nb: The above image is not Tony…
Meet Tony. He’s in his mid to late thirties. He has a bowl cut hairstyle that makes him look like a severe, 1950s German school teacher. The illusion is not helped by his slightly-too-short-chinos and faded (short sleeved) business shirt.
Tony’s interpersonal skills are not excellent – in fact, they are non existent.
“Hello Tony, how are you?” I say with an awkward smile.
No answer. He’s too busy pulling his chair in closer to mine so that our knees interlock and then, with zero attempt at subtlety, looks me up and down.
Presumably I meet with his approval and so he leans in even further with his pen poised over his speed dating score card and says:
“So where are you from, then?”
For those of you who have not done any Christian speed dating before, I have discovered that most conversations start off with friendly banter and polite laughter at jokes about how of course neither of us has ever done anything like this before, ha ha ha cringe.
What they don’t involve is abrasive, Guantanamo Bay-esque questioning and/or invasions of personal space that would likely cause a shy or nervous person to freak out, and not in a good way.
Fortunately I was neither shy nor nervous so I humoured him.
“I live in Manchester,” I reply.
“Right,” he says, and ticks the ‘NO’ box with a flourish right in front of my face.
“I’m not interested in long distance relationships,” and with that dismissal promptly leans back and asks me disinterested business-related questions for the remainder of our three minutes together.
Temporarily abandoning my deeply held Christian values of grace and love, I imagined unleashing a loud, scathing and emasculating verbal attack on him and his awful shirt.
If he had spoken to me like that, at Christian speed dating no less, I’m sure there were other girls in the room with far more romantic hope vested in their three minutes with him with far less self confidence who would have been crushed by his tactlessness.
In retaliation, I wrote “jerk” on my card with an even bigger flourish and hoped he saw it.
Other memorable “dates” included a very sincere, but slightly odd 40-year-old West Indian postman.
“Yeah I’m a postman to pay the bills, but really I’m a romantic musician. I mainly write love songs. I could write one for you…”
And upon learning I was Australian.
“So you go to Hillsong Church then?”
“No, I live in Manchester.”
“Ohhh, so do you know Darlene Zschech?”
“You know there’s a Hillsong in London now. Do you go there?”
“No, because I live in Manchester.”
“I’ve been there a few times myself. Hillsong Church. The one in London. Have you ever gone there?”
“I’ve been there a few times; do you know where it is?”
“Yeah in London. I’ve been there a few times.”
Quite possibly the longest three minutes of my life.
You would be forgiven for wondering, in light of the above, why my dear friend Cate and I had decided to subject ourselves to speed dating at the Christian Resources Exhibition in the first place.
We were at the Exhibition representing our work and one morning, while walking to our stall, we passed a sign that read:
IS THERE SOMEONE MISSING IN YOUR LIFE?
Next to the sign was a double bed mounted on the wall with a crudely dressed dummy tucked into one side of the bed while the other side was empty.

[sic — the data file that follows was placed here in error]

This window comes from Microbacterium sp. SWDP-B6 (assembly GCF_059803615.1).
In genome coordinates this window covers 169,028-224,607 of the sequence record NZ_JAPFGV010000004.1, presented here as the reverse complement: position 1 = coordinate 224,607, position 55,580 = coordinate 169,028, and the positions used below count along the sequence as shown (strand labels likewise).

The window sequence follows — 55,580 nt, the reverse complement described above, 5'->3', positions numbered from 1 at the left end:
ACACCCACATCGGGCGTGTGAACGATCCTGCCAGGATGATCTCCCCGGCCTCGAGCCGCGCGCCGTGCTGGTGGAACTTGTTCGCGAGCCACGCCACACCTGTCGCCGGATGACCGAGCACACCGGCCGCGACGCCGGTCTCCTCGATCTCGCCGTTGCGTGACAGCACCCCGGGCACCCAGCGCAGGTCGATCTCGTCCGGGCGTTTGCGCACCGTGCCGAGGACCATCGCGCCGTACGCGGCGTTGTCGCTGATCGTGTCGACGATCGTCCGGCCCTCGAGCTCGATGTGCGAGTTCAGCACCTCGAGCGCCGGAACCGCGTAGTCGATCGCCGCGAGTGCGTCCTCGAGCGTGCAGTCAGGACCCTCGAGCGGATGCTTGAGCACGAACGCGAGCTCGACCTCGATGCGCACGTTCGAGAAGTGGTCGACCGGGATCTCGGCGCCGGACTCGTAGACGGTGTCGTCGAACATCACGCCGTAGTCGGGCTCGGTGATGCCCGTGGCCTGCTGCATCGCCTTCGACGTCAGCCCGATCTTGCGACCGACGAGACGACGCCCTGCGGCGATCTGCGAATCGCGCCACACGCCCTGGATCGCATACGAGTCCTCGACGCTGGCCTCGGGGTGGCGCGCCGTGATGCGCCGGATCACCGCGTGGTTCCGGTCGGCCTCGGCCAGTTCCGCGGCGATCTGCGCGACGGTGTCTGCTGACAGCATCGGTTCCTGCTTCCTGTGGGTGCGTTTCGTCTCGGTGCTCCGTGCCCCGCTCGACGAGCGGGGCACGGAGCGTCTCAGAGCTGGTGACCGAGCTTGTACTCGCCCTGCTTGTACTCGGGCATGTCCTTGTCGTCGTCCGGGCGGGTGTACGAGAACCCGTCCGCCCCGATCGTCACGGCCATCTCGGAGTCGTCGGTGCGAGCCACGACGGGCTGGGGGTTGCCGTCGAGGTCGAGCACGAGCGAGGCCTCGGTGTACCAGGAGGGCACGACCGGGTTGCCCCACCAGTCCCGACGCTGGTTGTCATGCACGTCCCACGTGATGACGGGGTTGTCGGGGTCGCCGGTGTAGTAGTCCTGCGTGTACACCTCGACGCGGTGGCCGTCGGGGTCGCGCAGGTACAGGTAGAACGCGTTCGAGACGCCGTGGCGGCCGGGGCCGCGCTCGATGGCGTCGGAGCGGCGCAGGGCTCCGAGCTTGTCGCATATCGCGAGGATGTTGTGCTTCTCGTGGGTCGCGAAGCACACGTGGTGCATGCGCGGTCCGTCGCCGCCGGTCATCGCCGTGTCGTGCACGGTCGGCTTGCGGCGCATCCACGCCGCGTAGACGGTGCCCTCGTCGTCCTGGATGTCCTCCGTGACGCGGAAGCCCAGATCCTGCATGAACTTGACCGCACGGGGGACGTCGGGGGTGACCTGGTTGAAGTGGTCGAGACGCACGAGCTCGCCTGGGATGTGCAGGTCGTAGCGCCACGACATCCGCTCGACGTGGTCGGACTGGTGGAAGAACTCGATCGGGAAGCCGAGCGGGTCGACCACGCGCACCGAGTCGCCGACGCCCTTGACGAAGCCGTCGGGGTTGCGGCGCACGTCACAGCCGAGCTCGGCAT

Next to that was a sign that said:
HOPING, SEEKING, LONGING
Cate and I just stood there incredulous.
The marketing ploy was crude, but effective; shamelessly designed to make any Christian single walking past that stall feel completely inadequate about the fact that they weren’t sharing their bed with a crash test dummy.
Incredulity quickly gave way to hilarity and we laughed and laughed and laughed.
We quickly sobered up when we both realised we were single, and had been for a loooong time.
Temporarily blinded by wild, romantic visions of myself running through a field with my very own Christian-Resources-Knight-In-Shining-Youth-Pastor, I said “come on we have to do this, it will be so funny, it will be such a good story to tell, let’s do it.”
To which Cate flatly refused.
But after 36 hours of wheedling and cajoling and promises of laughter and fame among our friends for subjecting ourselves to such a contrived, Christian experience which you never know, could possibly culminate in true love, she finally agreed to go with me.
So we signed up hoping no one saw us doing it but couldn’t shake the feeling that every male in the place had somehow zoomed in on us paying 10 pounds to find true love.
Of course there was actually a small line of women clambering all over each other to sign up and no men in sight – which wasn’t overly encouraging – but we forged ahead anyway.
The set up is simple. Women sit on chairs in a room and the guys move from girl to girl every three minutes hoping that romantic fireworks explode.
In our case the women outnumbered the men 4:1 which meant that half the women in the room were forced to sit awkwardly, trying not to make eye contact with anyone for tortuously long periods of time.
I have never been so grateful to own a Blackberry in my entire life.
And while there wasn’t so much as a spark for Cate and me, it’s only fair to say that most of the guys were well intentioned, pleasant, albeit slightly nerdy people who were very sincerely looking for love.
What was amazing was that so many of the guys had come to the Christian Resources Exhibition specifically to go speed dating. But what shocked me more was how many of them freely admitted that it was the sole reason they had come.
I wasn’t quite sure how to place the fact that they had travelled for hours from all over England purely to sign up for something as universally awful as speed dating. And there wasn’t even food.
I rushed back to our hotel and its free wifi that night to find out if anyone had rated me ‘Meet Again Material’ but couldn’t bring myself to log in.
What if Tony had asked for my number? Or worse still, what if he hadn’t?